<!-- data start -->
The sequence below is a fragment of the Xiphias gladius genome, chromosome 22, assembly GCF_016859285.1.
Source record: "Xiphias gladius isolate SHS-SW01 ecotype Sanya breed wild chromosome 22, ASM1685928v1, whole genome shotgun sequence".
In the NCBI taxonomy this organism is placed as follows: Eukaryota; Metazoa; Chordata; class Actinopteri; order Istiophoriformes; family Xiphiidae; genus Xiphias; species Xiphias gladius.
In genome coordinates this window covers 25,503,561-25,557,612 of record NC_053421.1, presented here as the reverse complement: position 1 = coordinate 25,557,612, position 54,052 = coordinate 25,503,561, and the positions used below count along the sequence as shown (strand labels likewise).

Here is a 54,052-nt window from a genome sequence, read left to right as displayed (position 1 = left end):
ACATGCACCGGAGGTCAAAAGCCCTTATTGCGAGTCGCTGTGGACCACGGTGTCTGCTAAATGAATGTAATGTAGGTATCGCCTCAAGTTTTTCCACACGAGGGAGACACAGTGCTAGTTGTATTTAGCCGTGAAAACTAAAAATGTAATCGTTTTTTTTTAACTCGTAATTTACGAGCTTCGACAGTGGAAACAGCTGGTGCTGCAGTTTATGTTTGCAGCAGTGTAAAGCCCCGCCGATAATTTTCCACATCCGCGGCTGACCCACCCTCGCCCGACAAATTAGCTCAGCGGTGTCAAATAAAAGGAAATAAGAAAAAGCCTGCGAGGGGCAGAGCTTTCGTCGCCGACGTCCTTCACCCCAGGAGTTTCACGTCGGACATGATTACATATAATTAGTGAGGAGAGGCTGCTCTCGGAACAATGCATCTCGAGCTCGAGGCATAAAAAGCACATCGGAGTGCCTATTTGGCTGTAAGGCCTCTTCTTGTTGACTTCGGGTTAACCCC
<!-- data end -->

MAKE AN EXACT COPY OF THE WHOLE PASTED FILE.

The sequence below is a fragment of the Xiphias gladius genome, chromosome 22, assembly GCF_016859285.1.
Source record: "Xiphias gladius isolate SHS-SW01 ecotype Sanya breed wild chromosome 22, ASM1685928v1, whole genome shotgun sequence".
In the NCBI taxonomy this organism is placed as follows: Eukaryota; Metazoa; Chordata; class Actinopteri; order Istiophoriformes; family Xiphiidae; genus Xiphias; species Xiphias gladius.
In genome coordinates this window covers 25,503,561-25,557,612 of record NC_053421.1, presented here as the reverse complement: position 1 = coordinate 25,557,612, position 54,052 = coordinate 25,503,561, and the positions used below count along the sequence as shown (strand labels likewise).

Here is a 54,052-nt window from a genome sequence, read left to right as displayed (position 1 = left end):
ACATGCACCGGAGGTCAAAAGCCCTTATTGCGAGTCGCTGTGGACCACGGTGTCTGCTAAATGAATGTAATGTAGGTATCGCCTCAAGTTTTTCCACACGAGGGAGACACAGTGCTAGTTGTATTTAGCCGTGAAAACTAAAAATGTAATCGTTTTTTTTTAACTCGTAATTTACGAGCTTCGACAGTGGAAACAGCTGGTGCTGCAGTTTATGTTTGCAGCAGTGTAAAGCCCCGCCGATAATTTTCCACATCCGCGGCTGACCCACCCTCGCCCGACAAATTAGCTCAGCGGTGTCAAATAAAAGGAAATAAGAAAAAGCCTGCGAGGGGCAGAGCTTTCGTCGCCGACGTCCTTCACCCCAGGAGTTTCACGTCGGACATGATTACATATAATTAGTGAGGAGAGGCTGCTCTCGGAACAATGCATCTCGAGCTCGAGGCATAAAAAGCACATCGGAGTGCCTATTTGGCTGTAAGGCCTCTTCTTGTTGACTTCGGGTTAACCCC